As for Tajikistan, any Maidan for him is like death. The republic survived the civil war, and in order to plunge it into chaos, just a few brutally murdered inhabitants of a provincial town, which in 90-s were in opposition to the central government, are enough. For example, a similar scenario was nearly implemented in the Gorno-Badakhshan Autonomous Region in the 2012 year.
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Belarus in Europe is often viewed as the next candidate for a “revolution”. However, according to experts, such assumptions are completely unfounded. Alexander Lukashenko himself understands this: he accurately described the true causes of the Ukrainian crisis when he said that the collapse of the economy in Ukraine was caused by the rampant corruption and the most serious confrontation between politicians. Also, the President of Belarus gave a negative assessment of the entrepreneurial activity of the eldest son Viktor Yanukovych.
Unlike the disgraced leader of Ukraine, Alexander Lukashenko can boast that his country is stable and does not expect the same sad end, as the southern neighbor. The economy functions normally, there is an effective fight against corruption, the sons of the officials do not create their own business empire. For all entrepreneurs there are uniform rules of the game, there are no “holes” in the budget. And this is in the context of sanctions from the European Union!
Belarusians are not ready for their Maidan: popular discontent is unlikely to reach such a level when the inhabitants of Belarus en masse will take to the streets of the capital and regional centers. Those small groups of militants who are trained in special camps will not be a decisive factor, as it was in Ukraine: because of the small number of possible demonstrations, the tactics of barricades worked out in Kiev are unlikely to work.
However, on the eve of the 2015 presidential election of the year, Alexander Lukashenko promptly drafted a law on martial law and submitted it to parliament. The new law significantly expands the powers of the head of state in the suppression of armed insurrections, riots and other anti-government protests.
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Belarus is one of the strongest links in the post-Soviet space, but it has little strategic importance, and its destabilization will be just a pleasant bonus for the West, but by no means the main goal.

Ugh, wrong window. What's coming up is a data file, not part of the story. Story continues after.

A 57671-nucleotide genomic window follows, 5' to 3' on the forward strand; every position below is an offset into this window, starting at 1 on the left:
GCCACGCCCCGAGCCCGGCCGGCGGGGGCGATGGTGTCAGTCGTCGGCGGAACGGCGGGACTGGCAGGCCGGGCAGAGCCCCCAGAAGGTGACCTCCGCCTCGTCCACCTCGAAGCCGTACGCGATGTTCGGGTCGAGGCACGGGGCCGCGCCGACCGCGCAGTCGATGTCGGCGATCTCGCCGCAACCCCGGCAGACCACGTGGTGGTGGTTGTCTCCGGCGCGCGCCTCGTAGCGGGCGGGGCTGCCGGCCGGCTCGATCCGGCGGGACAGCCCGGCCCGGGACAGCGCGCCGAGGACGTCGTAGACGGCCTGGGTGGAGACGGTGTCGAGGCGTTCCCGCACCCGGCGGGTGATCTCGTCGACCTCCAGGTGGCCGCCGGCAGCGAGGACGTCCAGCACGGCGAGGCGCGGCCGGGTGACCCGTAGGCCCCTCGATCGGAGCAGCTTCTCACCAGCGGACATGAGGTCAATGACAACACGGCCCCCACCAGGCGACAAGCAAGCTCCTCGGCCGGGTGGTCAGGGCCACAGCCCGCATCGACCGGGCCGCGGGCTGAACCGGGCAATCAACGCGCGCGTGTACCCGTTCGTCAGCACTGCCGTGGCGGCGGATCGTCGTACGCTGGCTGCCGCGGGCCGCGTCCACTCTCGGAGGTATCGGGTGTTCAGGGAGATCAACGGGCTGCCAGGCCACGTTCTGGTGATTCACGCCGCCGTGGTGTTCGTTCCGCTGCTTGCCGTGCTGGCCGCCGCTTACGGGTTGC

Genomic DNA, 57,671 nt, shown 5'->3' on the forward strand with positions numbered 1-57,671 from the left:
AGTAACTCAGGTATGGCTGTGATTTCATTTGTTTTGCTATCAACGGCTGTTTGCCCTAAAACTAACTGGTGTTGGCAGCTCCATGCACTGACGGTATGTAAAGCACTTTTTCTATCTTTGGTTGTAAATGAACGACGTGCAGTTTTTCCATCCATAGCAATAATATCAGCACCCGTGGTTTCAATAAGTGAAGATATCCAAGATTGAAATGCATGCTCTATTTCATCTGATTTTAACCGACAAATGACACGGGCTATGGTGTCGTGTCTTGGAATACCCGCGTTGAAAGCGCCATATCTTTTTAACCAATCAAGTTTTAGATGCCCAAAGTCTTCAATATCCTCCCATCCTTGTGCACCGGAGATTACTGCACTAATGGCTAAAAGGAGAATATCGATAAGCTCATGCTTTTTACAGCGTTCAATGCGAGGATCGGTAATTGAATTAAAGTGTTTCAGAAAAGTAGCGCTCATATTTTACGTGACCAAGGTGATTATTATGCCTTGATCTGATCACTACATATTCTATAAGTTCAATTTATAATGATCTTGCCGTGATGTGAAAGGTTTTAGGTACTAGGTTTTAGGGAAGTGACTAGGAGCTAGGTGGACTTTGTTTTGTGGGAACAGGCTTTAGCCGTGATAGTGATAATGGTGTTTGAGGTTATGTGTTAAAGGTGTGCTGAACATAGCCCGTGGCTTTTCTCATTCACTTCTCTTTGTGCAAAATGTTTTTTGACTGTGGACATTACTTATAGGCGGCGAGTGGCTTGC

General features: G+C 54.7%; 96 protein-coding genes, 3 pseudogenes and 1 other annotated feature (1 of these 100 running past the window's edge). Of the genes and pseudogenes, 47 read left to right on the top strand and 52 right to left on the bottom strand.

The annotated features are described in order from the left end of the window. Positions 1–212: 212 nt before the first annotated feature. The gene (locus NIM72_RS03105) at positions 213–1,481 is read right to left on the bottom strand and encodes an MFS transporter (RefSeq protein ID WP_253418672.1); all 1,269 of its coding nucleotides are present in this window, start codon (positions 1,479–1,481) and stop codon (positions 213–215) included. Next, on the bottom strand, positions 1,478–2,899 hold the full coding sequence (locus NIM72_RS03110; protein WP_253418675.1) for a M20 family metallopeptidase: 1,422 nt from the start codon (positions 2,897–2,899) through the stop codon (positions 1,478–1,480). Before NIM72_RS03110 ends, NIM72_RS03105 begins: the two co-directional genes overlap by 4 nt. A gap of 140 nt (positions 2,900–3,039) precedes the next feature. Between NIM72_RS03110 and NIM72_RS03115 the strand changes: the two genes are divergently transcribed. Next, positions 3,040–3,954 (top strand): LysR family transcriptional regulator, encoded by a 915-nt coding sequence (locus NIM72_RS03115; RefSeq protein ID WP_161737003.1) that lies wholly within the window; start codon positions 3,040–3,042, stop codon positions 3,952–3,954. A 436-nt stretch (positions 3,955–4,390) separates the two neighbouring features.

The main task for the United States and Europe, of course, is the overthrow of the constitutional order in Russia. It is impossible to do this through Belarus for the simple reason that Alexander Lukashenko, with the support of the Kremlin, will easily restore order in his homeland. The easiest way to get to the borders of Russia through Kazakhstan: if this country is on the verge of a split, you will need to make incredible efforts to put out the fire of war.
Kazakhstan is the key to Russia. In turn, the key to Kazakhstan is Kyrgyzstan, one of the most vulnerable fraternal republics. If a coup occurs here, the Middle East scenario is not excluded, when huge Algeria, Egypt, and Syria rebelled after a small Tunisia.
Russia is taking measures aimed at strengthening the military presence in Kyrgyzstan. Thus, Russian diplomats are gradually “squeezing” the American airbase “Manas” out of this country, and in exchange for the departed foreigners in the republic it is planned to build up the Russian military grouping. Thanks to this, Moscow will be able to prevent another senseless and bloody uprising, and for this it is not necessary to shoot anyone, you just have to play with muscles a little. The presence of Russian troops in any state in the post-Soviet space is a significant psychological factor, even if the military remain neutral.
Political and economic integration in the post-Soviet space is equally important. The revival of the allied structures is the only alternative to “maydanization”. In practice, residents of the CIS countries should make a choice between economic stability, prosperity and confidence in the future on the one hand and the most serious destabilization under the guise of "democratization" on the other. Crimeans were the first to realize this and made their civilization choice. It remains to wait for the rest.